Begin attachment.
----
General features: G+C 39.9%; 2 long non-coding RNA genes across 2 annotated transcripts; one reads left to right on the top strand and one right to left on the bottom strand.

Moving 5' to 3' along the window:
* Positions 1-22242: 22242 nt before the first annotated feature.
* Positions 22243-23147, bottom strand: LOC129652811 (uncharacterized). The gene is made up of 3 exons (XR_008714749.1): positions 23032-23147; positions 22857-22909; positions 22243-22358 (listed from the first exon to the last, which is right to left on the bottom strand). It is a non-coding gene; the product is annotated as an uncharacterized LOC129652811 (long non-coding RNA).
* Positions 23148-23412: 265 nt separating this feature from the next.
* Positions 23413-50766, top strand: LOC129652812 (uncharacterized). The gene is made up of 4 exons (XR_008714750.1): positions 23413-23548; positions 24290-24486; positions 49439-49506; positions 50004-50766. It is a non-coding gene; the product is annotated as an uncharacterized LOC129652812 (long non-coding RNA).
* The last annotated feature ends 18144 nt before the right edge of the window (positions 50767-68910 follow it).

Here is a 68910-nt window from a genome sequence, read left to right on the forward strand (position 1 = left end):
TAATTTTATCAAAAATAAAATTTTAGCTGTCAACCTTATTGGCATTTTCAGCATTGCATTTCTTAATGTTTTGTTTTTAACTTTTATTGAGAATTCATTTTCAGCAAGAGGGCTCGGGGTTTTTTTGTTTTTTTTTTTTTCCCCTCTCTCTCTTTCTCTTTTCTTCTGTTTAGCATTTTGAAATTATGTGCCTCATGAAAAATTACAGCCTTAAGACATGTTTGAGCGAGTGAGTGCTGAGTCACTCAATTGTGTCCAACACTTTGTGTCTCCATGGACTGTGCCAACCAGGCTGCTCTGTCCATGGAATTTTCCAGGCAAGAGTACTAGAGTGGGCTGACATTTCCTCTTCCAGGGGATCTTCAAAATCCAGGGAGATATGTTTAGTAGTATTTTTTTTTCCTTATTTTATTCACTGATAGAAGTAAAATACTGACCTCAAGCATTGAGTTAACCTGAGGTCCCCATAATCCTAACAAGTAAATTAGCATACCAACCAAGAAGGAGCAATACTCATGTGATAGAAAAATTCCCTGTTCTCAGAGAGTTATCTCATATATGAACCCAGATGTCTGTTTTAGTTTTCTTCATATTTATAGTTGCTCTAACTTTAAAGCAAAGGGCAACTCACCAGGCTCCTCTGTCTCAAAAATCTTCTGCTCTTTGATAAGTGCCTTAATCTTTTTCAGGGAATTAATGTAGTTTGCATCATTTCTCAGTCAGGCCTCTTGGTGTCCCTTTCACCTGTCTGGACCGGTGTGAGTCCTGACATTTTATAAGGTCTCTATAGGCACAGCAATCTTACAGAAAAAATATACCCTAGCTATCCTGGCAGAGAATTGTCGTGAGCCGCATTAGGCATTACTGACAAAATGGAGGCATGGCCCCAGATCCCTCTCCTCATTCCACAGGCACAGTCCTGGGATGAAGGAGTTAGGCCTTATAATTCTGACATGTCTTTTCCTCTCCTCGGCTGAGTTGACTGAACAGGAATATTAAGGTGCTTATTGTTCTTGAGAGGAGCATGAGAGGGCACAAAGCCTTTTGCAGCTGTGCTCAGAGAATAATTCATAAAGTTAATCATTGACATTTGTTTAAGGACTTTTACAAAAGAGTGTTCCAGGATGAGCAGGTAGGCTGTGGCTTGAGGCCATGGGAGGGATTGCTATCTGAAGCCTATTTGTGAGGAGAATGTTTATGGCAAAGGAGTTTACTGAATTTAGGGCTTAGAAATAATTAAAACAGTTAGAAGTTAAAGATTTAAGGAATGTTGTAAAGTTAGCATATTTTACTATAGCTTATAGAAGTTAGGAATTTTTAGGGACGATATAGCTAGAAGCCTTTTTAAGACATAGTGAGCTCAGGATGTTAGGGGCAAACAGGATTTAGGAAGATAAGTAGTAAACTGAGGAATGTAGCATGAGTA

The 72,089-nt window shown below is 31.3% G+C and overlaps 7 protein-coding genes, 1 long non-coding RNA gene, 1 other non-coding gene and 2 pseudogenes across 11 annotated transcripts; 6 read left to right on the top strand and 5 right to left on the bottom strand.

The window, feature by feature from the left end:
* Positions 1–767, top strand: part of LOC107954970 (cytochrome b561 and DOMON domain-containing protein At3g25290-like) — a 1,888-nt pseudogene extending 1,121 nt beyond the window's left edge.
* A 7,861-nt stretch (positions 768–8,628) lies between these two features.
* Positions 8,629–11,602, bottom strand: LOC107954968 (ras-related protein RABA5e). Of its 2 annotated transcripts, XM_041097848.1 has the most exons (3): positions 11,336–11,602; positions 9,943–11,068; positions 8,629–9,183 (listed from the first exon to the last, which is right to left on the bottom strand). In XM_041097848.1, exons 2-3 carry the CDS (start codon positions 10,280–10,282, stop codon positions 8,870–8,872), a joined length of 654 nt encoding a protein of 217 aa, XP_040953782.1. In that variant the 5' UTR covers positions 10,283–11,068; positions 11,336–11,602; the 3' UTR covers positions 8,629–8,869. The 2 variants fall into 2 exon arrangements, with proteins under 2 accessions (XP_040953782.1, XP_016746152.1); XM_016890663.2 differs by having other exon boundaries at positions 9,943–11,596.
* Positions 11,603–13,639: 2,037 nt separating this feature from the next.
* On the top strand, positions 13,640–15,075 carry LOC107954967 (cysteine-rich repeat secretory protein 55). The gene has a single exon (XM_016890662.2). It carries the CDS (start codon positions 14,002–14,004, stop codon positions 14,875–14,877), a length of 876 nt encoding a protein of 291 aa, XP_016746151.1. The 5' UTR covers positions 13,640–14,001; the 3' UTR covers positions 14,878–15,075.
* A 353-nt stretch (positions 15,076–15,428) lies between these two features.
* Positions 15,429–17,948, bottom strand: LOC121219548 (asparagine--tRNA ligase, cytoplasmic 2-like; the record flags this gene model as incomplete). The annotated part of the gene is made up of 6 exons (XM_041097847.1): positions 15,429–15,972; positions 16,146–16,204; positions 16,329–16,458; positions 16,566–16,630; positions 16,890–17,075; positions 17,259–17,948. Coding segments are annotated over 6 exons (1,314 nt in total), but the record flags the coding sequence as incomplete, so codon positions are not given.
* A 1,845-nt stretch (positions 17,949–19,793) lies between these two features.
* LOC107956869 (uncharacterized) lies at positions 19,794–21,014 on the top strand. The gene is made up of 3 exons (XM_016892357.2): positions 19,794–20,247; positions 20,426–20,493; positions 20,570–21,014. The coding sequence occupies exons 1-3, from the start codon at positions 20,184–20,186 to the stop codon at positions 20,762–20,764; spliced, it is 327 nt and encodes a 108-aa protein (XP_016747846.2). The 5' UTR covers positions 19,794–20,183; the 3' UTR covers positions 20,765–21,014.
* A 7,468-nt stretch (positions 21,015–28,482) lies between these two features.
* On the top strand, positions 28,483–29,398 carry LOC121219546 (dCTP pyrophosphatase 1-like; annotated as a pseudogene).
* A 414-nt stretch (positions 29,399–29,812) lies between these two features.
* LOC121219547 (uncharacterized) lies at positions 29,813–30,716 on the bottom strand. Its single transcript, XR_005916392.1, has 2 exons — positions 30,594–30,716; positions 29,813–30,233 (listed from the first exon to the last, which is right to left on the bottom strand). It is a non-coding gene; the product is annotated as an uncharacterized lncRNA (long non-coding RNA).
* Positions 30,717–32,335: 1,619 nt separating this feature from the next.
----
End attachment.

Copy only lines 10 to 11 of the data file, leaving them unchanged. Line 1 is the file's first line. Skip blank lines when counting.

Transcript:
The 72,089-nt window shown below is 31.3% G+C and overlaps 7 protein-coding genes, 1 long non-coding RNA gene, 1 other non-coding gene and 2 pseudogenes across 11 annotated transcripts; 6 read left to right on the top strand and 5 right to left on the bottom strand.

The window, feature by feature from the left end: